Detail, Cerveteri, 1971-1972, Oil on paper mounted on panel, 58.4 x 73.7 cm; Private Collection, California.
Dismayed by the critical response to his Marlborough Gallery exhibition in New York, Philip Guston did not bring any art supplies with him when he arrived for a six month sojourn as artist-in-residence at the American Academy in Rome. It was several months before he regained the creative energy necessary to embark on the Roma series, and he purchased his art supplies within walking distance of where he was staying. Guston selected Fabriano paper, made in Italy, as the support for most of the Roma paintings.
However Guston’s Cerveteri, which depicts an Italian hill town, is dated 1971-1972 and has a Strathmore watermark, identifying it as an American-made paper. Might Guston have made this work after he returned to his studio in Woodstock, New York in May 1971, demonstrating his continuing preoccupation with themes he explored in the Roma series, as curator Peter Benson Miller proposed ?
Karen Schneider, Librarian
Philip Guston. Residue, 1971. Oil on paper. Private Collection. © Estate of Philip Guston; image courtesy McKee Gallery, New York, NY
After giving 3 hour-long tours of Philip Guston, Roma, I’ll be honest; I have trouble with his artwork. Guston’s paintings are profoundly personal statements with objects that I recognize. Almost as soon as I see them I can say: I see a shoe; I see a fountain; I see a hood. Yet as soon as I think I understand what he wants to communicate, it slips through my fingers. His meanings are multi-veiled and intangible. I get that looking at art is not just about “getting it.” But I keep coming back to Guston’s enigmas, and I’m puzzled; I’m asking new questions; I’m talking about it; I’m confused. One thing is for sure—I’m engaged.
Top: (Left) Philip Guston. Native’s Return, 1957. The Phillips Collection. (Right) Philip Guston. Residue, 1971. Oil on paper. Private Collection. © Estate of Philip Guston; image courtesy McKee Gallery, New York, NY. Bottom: (Left) Bob Dylan, released 1962, Columbia Records. (Right) The Basement Tapes, recorded 1967, released 1975, Columbia Records.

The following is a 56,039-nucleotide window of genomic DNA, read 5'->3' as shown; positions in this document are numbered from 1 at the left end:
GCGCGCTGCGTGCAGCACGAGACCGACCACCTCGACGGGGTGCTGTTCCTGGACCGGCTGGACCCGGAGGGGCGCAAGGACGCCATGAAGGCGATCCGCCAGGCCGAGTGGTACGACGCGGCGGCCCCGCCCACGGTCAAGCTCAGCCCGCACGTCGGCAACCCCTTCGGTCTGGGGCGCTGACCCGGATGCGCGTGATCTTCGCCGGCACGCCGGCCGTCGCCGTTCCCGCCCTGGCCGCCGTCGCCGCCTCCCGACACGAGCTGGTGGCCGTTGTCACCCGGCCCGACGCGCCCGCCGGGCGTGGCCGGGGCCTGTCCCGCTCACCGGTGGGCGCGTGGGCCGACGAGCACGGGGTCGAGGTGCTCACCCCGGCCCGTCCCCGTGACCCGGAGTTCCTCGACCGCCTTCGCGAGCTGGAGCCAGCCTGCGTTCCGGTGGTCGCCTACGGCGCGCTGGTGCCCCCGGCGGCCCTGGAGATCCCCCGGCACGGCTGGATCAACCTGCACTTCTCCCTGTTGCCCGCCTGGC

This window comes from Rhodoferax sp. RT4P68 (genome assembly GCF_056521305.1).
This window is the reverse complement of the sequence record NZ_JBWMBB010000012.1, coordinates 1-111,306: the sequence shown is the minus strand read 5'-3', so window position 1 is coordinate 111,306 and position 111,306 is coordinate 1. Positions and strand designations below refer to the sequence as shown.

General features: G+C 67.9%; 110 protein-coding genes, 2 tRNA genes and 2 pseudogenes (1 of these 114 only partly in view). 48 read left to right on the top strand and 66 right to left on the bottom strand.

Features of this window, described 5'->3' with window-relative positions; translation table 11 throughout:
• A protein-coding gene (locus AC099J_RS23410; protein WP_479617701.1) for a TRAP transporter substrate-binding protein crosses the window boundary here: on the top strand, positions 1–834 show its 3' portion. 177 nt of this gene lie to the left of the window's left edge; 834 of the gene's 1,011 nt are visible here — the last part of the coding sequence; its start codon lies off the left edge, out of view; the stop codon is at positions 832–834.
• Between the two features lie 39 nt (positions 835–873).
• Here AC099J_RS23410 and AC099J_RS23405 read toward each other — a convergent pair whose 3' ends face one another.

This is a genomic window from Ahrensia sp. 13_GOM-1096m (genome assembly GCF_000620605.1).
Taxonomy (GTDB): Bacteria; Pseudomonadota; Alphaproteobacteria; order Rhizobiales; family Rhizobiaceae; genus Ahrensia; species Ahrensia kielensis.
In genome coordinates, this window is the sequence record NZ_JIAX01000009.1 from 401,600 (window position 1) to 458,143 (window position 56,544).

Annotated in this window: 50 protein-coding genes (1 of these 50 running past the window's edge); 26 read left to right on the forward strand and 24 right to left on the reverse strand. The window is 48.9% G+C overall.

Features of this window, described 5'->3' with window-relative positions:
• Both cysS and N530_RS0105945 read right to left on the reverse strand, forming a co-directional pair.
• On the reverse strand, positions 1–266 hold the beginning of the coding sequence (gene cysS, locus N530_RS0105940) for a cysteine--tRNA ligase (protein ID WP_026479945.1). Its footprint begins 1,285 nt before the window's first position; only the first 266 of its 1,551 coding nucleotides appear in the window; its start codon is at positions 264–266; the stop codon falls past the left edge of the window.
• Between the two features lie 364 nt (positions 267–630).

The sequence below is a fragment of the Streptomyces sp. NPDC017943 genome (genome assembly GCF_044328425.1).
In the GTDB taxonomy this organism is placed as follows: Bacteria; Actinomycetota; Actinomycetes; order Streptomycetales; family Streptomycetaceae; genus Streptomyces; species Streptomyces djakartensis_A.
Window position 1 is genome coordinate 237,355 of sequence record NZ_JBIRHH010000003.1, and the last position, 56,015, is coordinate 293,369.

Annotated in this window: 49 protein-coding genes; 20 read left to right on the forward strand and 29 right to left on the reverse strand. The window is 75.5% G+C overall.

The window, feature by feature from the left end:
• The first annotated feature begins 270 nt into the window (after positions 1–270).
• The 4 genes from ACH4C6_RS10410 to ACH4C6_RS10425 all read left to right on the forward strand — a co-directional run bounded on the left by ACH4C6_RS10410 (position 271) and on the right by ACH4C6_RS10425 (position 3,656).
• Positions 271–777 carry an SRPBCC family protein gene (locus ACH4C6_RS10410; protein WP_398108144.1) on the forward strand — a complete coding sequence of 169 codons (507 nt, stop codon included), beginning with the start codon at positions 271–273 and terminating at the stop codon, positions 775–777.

I was excited to learn that Philip Guston, the current subject of the Phillips’s exhibition Philip Guston, Roma, was living in Woodstock, New York in 1967, when he made the infamous and important shift in his work from abstract to figural painting. The subject of the Roma exhibition is the art he created during a yearlong Italian sojourn after the debut of his new figural style had been vehemently criticized by much of the New York art world. Guston was described as a “Mandarin Pretending to be a Stumblebum” by one art critic for his rejection of abstract expressionism in favor of a figural art that he believed told stories, but in what many critics at the time thought was an exceptionally crude and even ugly manner.
It brought to mind another artist working in the 1960s whose body of work was detested by his most ardent fans after a change in style. Continue reading “Don’t Think Twice, It’s Alright” »